A doctor who worked at the University of California at Berkeley’s health center for nearly 22 years has been charged with 19 felony counts for allegedly sexually assaulting six male patients, authorities said today.
Robert Martin Kevess, 53, voluntarily turned himself in to police after being charged on Wednesday but was freed after he posted $745,000 bail, Alameda County Deputy District Attorney Susan Torrence said.
He is scheduled to be arraigned at the Wiley Manuel Courthouse in Oakland this afternoon.
UC Berkeley police Capt. Margo Bennett said campus police began an investigation on March 23 after a former patient came forward “with detailed allegations of illegal conduct” on the part of Kevess.
Investigators substantiated the allegations and uncovered five other victims, Bennett said.
Torrence, who specializes in prosecuting sex crimes, said, “We don’t know of any other victims at this point but once these allegations are publicized I wouldn’t be surprised if more victims came forward.”
UC Berkeley spokesman Dan Mogulof said it appears that Kevess “violated many ethical limits” and that the allegations “are deeply unsettling for the professional caregivers at the university’s health service.”
Mogulof said, “We still don’t fully understand how this could have happened,” because no one came forward until last month and no concerns were raised when Kevess last went through a credentialing review in June 2010.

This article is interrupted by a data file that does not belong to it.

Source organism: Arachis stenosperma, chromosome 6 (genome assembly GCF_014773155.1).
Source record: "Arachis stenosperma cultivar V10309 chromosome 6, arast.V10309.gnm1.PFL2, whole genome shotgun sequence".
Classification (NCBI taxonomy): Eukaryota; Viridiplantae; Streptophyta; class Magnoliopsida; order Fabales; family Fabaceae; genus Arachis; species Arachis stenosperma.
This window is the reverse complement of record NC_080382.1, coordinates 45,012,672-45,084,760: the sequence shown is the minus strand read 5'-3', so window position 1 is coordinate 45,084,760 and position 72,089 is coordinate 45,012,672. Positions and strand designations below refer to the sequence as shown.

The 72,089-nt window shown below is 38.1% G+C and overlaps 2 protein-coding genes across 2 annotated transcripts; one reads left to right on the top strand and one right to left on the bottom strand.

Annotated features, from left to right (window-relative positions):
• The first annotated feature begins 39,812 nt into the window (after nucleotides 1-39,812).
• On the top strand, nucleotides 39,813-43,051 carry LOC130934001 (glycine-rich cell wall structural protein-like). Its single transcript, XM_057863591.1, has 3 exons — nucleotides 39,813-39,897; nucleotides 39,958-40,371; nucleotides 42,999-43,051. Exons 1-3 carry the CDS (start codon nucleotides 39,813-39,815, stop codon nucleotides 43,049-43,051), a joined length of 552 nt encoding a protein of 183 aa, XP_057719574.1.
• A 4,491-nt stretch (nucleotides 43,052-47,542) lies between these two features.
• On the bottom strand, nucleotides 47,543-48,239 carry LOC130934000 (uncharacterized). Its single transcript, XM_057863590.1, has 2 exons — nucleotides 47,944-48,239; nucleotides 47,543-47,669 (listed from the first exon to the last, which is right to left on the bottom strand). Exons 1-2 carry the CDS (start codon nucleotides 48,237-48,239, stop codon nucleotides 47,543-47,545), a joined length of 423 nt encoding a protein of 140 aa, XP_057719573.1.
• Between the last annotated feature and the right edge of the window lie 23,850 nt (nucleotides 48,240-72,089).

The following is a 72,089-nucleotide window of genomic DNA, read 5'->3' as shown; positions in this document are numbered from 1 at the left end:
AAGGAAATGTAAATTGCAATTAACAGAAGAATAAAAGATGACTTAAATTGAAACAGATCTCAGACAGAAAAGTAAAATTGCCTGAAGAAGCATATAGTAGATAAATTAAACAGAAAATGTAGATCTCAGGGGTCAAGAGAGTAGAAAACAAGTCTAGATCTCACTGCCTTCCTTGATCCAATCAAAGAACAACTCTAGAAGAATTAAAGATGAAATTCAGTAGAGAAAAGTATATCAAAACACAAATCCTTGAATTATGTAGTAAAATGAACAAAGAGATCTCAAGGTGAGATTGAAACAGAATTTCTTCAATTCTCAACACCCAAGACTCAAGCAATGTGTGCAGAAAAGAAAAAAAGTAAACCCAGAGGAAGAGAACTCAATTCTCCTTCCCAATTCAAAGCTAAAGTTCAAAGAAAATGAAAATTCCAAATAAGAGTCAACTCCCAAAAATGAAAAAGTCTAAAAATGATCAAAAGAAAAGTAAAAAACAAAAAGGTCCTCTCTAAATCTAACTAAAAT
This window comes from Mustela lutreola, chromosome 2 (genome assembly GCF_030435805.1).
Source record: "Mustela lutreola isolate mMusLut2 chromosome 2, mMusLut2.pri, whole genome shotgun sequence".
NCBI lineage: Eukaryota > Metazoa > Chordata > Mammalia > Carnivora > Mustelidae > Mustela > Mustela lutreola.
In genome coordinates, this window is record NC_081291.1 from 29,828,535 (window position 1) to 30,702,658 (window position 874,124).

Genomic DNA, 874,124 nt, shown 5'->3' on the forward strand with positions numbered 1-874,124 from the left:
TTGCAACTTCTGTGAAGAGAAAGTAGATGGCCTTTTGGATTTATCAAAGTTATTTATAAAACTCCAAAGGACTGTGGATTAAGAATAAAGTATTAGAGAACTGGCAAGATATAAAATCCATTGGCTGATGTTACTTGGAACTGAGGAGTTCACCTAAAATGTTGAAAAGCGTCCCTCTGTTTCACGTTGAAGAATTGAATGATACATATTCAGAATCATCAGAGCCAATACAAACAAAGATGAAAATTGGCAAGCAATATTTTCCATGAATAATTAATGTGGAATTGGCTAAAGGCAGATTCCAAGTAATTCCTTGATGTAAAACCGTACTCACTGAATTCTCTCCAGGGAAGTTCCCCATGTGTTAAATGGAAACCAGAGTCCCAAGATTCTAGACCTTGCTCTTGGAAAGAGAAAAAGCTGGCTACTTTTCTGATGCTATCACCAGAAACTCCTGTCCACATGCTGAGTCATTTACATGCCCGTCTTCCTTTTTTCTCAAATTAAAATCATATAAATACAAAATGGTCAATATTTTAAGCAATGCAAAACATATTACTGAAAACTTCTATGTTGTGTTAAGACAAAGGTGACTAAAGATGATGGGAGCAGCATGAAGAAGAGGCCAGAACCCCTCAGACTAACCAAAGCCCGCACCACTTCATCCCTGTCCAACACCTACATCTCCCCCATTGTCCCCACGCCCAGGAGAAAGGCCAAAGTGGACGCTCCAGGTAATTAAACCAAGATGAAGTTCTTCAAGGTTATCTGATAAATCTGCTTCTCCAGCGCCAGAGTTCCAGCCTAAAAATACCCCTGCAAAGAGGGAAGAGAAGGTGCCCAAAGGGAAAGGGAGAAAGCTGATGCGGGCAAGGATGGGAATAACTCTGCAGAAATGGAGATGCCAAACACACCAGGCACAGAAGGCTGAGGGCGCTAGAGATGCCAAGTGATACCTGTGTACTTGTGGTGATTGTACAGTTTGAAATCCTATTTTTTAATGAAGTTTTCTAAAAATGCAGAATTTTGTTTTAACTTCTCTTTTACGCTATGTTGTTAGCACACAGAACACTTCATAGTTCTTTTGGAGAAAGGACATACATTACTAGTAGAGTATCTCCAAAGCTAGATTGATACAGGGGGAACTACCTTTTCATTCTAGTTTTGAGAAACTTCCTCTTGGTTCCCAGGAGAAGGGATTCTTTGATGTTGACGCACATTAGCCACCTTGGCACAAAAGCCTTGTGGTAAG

Torrence said the charges against Kevess stem from alleged sexual misconduct between March 2006 and Feb. 28 of this year.
The victims were all students, and their ages ranged from 18 to 42, Torrence said.
The charges against Kevess include sexual penetration with a foreign object, specifically his fingers, sexual exploitation of a patient and sexual battery under a false professional purpose.
Torrence said she can’t comment on the details of Kevess’ alleged misconduct except to say that “there was sexual contact far beyond what was required for the course of a medical examination.”
She said Kevess’ victims “were unconscious of the nature of his actions and he fraudulently represented his actions as a professional service.”
Torrence said that even if Kevess claims that the alleged victims consented to engage in sexual activity with him, “consent is not a defense” because she Kevess misrepresented the purpose of the touching.
“Consent is irrelevant,” Torrence said.
Jeff Shuttleworth, Bay City News